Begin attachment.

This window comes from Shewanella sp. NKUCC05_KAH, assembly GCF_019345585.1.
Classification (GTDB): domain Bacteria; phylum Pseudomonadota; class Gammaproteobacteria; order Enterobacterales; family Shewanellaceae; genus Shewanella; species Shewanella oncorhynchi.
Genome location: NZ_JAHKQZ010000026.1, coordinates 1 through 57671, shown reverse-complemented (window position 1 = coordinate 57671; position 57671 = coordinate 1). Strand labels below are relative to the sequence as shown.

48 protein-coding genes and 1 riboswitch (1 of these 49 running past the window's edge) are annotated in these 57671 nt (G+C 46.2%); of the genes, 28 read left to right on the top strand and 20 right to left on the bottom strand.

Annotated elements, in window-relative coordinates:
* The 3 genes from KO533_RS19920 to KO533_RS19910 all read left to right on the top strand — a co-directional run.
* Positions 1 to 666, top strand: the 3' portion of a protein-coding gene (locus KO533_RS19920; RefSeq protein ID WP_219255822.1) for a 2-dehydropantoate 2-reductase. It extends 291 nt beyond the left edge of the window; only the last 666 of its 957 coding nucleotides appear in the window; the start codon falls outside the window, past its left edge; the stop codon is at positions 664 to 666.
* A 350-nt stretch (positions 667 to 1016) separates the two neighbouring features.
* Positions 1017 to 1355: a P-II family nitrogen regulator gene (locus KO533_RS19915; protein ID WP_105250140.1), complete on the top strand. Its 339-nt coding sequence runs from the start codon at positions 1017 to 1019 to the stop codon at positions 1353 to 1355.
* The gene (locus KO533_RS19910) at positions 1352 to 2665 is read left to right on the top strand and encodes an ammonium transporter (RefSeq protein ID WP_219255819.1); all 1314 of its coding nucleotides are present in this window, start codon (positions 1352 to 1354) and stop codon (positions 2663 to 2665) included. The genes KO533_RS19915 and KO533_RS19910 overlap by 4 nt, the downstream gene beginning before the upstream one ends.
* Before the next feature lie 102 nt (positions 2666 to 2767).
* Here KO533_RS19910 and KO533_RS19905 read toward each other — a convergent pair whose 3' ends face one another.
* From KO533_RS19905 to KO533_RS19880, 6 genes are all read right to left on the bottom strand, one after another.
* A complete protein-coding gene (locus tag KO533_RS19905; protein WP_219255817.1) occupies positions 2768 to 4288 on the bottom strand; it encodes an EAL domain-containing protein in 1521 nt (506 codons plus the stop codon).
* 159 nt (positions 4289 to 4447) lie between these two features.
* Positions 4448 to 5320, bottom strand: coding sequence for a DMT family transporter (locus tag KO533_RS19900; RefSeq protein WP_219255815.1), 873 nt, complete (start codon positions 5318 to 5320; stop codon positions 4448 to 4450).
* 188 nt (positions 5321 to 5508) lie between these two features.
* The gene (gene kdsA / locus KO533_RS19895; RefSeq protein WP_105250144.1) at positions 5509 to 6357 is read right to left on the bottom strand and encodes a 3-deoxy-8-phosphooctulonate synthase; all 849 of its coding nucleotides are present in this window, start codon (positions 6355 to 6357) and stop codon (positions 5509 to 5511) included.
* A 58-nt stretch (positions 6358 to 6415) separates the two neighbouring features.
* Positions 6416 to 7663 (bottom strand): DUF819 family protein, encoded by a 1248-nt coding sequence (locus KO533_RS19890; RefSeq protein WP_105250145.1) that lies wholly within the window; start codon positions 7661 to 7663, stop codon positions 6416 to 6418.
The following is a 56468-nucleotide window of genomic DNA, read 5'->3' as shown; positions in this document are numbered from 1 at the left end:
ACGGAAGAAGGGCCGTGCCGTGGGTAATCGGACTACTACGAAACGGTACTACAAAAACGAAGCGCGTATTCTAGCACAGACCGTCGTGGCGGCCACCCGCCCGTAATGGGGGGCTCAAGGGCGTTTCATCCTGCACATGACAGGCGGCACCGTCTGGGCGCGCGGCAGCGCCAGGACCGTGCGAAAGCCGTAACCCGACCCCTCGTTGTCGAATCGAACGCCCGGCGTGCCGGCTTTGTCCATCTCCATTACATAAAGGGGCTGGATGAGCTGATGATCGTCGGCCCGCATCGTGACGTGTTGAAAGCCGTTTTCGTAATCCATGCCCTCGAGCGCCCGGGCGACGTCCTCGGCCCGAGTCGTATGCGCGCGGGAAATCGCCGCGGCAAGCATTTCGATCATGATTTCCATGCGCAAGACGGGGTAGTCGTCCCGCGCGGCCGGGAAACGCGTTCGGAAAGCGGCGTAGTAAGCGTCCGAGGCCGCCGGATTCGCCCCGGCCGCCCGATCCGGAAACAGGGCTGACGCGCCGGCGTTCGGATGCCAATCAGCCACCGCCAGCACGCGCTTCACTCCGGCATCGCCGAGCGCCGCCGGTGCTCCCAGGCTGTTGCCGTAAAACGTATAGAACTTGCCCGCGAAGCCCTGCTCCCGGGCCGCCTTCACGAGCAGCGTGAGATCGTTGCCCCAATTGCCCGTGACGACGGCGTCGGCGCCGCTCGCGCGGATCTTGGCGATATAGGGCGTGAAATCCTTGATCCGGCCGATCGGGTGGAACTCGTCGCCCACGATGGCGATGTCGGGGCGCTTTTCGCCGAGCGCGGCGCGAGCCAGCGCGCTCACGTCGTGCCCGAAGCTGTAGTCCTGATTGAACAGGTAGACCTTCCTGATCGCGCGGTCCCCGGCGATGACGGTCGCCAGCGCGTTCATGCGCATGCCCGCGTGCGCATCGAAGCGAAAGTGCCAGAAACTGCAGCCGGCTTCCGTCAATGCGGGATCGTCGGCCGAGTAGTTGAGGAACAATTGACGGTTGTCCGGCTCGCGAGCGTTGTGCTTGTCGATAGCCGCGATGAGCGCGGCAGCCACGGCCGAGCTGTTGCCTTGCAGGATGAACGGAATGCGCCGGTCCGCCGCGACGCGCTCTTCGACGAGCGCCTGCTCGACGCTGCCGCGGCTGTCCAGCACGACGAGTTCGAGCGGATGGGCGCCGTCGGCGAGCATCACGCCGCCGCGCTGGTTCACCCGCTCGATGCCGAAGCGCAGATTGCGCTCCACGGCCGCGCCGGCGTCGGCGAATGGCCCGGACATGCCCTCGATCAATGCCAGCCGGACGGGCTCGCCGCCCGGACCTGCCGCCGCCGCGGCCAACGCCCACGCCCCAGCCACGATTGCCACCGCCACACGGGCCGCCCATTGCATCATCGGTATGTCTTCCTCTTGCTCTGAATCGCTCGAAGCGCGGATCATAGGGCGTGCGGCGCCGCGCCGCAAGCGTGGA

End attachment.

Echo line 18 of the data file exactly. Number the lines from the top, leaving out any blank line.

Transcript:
* The gene (gene kdsA / locus KO533_RS19895; RefSeq protein WP_105250144.1) at positions 5509 to 6357 is read right to left on the bottom strand and encodes a 3-deoxy-8-phosphooctulonate synthase; all 849 of its coding nucleotides are present in this window, start codon (positions 6355 to 6357) and stop codon (positions 5509 to 5511) included.